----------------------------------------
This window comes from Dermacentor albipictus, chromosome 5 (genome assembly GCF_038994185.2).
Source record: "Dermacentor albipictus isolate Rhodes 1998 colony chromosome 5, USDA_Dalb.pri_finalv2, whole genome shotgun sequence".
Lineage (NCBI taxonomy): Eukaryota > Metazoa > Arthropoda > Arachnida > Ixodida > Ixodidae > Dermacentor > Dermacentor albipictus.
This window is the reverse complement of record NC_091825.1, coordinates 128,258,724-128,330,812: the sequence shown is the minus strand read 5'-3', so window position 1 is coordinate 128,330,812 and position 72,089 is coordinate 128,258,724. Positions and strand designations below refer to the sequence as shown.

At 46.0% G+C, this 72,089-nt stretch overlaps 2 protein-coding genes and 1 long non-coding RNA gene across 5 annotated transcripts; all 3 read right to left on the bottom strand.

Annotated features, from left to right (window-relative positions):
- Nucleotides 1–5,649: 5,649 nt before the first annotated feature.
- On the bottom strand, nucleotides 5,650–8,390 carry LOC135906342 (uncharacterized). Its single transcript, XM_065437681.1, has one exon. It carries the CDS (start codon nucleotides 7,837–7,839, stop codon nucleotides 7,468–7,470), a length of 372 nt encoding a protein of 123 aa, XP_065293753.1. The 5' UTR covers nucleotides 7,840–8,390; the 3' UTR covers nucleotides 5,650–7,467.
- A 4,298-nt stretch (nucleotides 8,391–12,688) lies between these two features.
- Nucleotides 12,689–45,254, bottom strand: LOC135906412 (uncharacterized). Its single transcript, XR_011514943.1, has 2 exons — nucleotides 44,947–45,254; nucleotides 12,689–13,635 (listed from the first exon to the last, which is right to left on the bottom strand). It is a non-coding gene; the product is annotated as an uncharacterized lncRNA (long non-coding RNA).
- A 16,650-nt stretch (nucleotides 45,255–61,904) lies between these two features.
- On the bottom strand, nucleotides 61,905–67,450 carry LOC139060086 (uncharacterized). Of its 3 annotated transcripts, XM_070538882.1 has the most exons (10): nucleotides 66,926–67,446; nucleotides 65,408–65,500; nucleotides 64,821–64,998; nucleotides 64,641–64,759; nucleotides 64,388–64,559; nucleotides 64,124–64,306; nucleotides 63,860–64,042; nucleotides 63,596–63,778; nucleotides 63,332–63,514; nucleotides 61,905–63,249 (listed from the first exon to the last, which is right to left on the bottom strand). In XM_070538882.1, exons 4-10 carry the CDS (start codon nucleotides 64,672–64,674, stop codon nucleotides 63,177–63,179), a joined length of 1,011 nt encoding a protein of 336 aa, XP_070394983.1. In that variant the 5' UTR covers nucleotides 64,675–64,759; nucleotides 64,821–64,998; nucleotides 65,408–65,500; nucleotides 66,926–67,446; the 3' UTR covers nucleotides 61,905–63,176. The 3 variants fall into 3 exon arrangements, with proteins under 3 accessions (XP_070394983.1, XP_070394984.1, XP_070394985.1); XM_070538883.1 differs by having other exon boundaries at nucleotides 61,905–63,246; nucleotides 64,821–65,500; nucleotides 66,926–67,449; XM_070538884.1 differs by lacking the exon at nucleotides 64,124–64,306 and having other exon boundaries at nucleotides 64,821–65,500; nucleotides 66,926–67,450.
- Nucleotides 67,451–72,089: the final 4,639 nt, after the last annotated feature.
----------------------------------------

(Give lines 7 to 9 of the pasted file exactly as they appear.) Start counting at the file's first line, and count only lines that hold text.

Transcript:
- Nucleotides 1–5,649: 5,649 nt before the first annotated feature.
- On the bottom strand, nucleotides 5,650–8,390 carry LOC135906342 (uncharacterized). Its single transcript, XM_065437681.1, has one exon. It carries the CDS (start codon nucleotides 7,837–7,839, stop codon nucleotides 7,468–7,470), a length of 372 nt encoding a protein of 123 aa, XP_065293753.1. The 5' UTR covers nucleotides 7,840–8,390; the 3' UTR covers nucleotides 5,650–7,467.
- A 4,298-nt stretch (nucleotides 8,391–12,688) lies between these two features.